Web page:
The Department of Energy's loan chief Jonathan Silver has resigned. His departure would be apropos -- the program did officially end Sept. 30 -- if it weren't for the controversy and congressional investigation still swirling around the bankruptcy of loan guarantee recipient Solyndra.
Alas, someone had to go. Silver apparently informed DOE head Steven Chu back in July that he intended to leave after the loan guarantee program ended this fall, the Washington Post reported. Still, the timing of his resignation feels like a fall guy kind of moment.
The DOE hired Silver back in November 2009 to head its alternative energy and advanced auto investment programs. At the time, the agency, which had billions of dollars in loans and loan guarantees to hand out to alternative energy firms and automakers, had been criticized as slow and inefficient.
The DOE hired Silver, a former managing partner at venture capitalist firm Core Capital Partners, to help streamline its operations. It should be noted that the DOE awarded the program's flagship $535 million loan guarantee to the now-defunct Solyndra prior to Silver's arrival.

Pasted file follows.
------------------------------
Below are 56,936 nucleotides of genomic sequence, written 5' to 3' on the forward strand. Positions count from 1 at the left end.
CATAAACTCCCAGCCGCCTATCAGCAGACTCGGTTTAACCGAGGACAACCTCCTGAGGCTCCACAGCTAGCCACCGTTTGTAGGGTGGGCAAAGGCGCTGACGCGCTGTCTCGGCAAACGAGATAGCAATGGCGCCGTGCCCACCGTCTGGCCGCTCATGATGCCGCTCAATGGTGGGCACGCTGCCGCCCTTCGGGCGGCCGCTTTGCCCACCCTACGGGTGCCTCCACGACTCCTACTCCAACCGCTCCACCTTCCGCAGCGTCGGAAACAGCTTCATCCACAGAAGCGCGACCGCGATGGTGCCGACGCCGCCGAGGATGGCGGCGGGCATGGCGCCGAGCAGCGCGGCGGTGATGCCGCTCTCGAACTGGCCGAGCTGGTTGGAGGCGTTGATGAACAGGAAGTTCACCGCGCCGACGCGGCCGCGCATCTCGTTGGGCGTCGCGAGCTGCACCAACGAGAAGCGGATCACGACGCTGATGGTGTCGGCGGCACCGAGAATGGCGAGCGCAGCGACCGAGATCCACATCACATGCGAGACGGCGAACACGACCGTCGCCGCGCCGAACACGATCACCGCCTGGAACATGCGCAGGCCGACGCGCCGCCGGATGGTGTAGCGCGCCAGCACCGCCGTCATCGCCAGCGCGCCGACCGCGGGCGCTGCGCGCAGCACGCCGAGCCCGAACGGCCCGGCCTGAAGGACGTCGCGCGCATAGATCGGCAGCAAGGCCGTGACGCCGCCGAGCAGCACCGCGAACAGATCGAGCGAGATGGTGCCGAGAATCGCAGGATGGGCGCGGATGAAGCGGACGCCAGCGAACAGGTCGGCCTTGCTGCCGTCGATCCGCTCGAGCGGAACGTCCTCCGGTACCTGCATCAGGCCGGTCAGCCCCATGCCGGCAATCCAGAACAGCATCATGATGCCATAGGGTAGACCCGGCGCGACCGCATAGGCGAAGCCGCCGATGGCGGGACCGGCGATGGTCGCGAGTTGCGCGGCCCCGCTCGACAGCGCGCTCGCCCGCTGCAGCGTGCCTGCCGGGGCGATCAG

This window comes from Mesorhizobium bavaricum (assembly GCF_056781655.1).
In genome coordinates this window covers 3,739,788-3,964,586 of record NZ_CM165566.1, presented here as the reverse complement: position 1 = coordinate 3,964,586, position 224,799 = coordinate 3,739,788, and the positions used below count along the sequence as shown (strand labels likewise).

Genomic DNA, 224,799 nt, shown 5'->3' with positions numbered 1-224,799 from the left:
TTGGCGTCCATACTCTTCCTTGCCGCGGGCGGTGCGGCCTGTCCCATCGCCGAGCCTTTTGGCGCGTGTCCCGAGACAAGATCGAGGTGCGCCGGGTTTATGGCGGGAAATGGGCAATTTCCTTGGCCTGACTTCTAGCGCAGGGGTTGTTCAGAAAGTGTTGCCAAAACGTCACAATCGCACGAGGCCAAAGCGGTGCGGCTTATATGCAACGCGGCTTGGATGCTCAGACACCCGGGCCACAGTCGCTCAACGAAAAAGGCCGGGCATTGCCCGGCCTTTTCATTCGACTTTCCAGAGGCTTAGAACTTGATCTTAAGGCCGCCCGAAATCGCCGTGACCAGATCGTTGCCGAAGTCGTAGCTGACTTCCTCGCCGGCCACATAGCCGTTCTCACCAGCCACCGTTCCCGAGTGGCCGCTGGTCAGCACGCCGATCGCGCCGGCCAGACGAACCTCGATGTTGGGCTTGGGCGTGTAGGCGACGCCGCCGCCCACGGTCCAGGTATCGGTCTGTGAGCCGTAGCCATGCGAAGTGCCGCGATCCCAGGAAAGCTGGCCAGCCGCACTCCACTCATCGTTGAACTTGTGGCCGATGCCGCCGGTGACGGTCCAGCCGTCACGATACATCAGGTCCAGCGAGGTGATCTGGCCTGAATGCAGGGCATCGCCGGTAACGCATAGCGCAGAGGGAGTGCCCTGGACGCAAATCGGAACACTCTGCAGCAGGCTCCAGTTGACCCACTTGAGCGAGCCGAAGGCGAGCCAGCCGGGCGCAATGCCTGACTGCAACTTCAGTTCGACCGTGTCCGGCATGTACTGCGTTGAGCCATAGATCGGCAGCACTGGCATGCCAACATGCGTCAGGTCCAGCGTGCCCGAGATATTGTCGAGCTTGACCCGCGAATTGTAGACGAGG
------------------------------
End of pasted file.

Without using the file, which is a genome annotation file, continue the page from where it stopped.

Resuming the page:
Two years ago, I wrote that it was a development worth noting because it was in line with President Obama's apparent love of all things VC. When Obama was a senator and presidential candidate he floated a plant to create a cleantech venture capital fund to move technologies from the lab to commercialization, Earth2Tech reported back in 2007.
Silver is heading to think tank Third Way as a visiting distinguished senior fellow, according to a press release issued today. The think tank plans to tap Silver's inside the beltway and private sector experience to help it figure out how to jumpstart an innovative clean energy economy in the United States. More specifically, he'll work to expand Third Way's clean energy team's innovation project, which aims to create a viable policy agenda.
Silver isn't free and clear just yet. Even though the loan guarantee was awarded to Solyndra before he was hired, a House Energy and Commerce Oversight Subcommittee is investigating why DOE officials changed the loan terms in the months leading up to the bankruptcy announcement.
Photo: Energy Department
This post was originally published on Smartplanet.com